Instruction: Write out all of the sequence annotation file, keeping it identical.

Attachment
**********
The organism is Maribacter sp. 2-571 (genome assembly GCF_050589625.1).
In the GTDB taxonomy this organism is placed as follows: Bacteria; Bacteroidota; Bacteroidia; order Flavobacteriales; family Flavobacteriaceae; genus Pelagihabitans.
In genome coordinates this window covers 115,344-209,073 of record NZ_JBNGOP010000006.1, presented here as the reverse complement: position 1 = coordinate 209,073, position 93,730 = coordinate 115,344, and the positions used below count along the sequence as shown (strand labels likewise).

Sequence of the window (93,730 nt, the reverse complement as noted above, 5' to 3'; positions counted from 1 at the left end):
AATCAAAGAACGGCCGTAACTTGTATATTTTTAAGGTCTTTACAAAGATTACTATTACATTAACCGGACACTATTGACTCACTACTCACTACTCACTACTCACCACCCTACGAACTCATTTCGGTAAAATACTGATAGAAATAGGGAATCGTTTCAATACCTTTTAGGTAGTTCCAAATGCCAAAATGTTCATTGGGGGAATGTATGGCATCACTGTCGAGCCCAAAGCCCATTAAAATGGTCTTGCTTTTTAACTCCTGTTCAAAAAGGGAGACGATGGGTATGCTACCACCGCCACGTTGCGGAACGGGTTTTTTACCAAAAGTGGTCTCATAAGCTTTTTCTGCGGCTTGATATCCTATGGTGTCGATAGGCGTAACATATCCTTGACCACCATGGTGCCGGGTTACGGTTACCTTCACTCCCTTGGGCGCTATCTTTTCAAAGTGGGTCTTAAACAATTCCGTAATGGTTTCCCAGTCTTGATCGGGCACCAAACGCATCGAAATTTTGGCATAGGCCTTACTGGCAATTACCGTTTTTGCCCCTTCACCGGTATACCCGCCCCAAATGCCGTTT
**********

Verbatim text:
The organism is Maribacter sp. 2-571 (genome assembly GCF_050589625.1).
In the GTDB taxonomy this organism is placed as follows: Bacteria; Bacteroidota; Bacteroidia; order Flavobacteriales; family Flavobacteriaceae; genus Pelagihabitans.
In genome coordinates this window covers 115,344-209,073 of record NZ_JBNGOP010000006.1, presented here as the reverse complement: position 1 = coordinate 209,073, position 93,730 = coordinate 115,344, and the positions used below count along the sequence as shown (strand labels likewise).

Sequence of the window (93,730 nt, the reverse complement as noted above, 5' to 3'; positions counted from 1 at the left end):
AATCAAAGAACGGCCGTAACTTGTATATTTTTAAGGTCTTTACAAAGATTACTATTACATTAACCGGACACTATTGACTCACTACTCACTACTCACTACTCACCACCCTACGAACTCATTTCGGTAAAATACTGATAGAAATAGGGAATCGTTTCAATACCTTTTAGGTAGTTCCAAATGCCAAAATGTTCATTGGGGGAATGTATGGCATCACTGTCGAGCCCAAAGCCCATTAAAATGGTCTTGCTTTTTAACTCCTGTTCAAAAAGGGAGACGATGGGTATGCTACCACCGCCACGTTGCGGAACGGGTTTTTTACCAAAAGTGGTCTCATAAGCTTTTTCTGCGGCTTGATATCCTATGGTGTCGATAGGCGTAACATATCCTTGACCACCATGGTGCCGGGTTACGGTTACCTTCACTCCCTTGGGCGCTATCTTTTCAAAGTGGGTCTTAAACAATTCCGTAATGGTTTCCCAGTCTTGATCGGGCACCAAACGCATCGAAATTTTGGCATAGGCCTTACTGGCAATTACCGTTTTTGCCCCTTCACCGGTATACCCGCCCCAAATGCCGTTT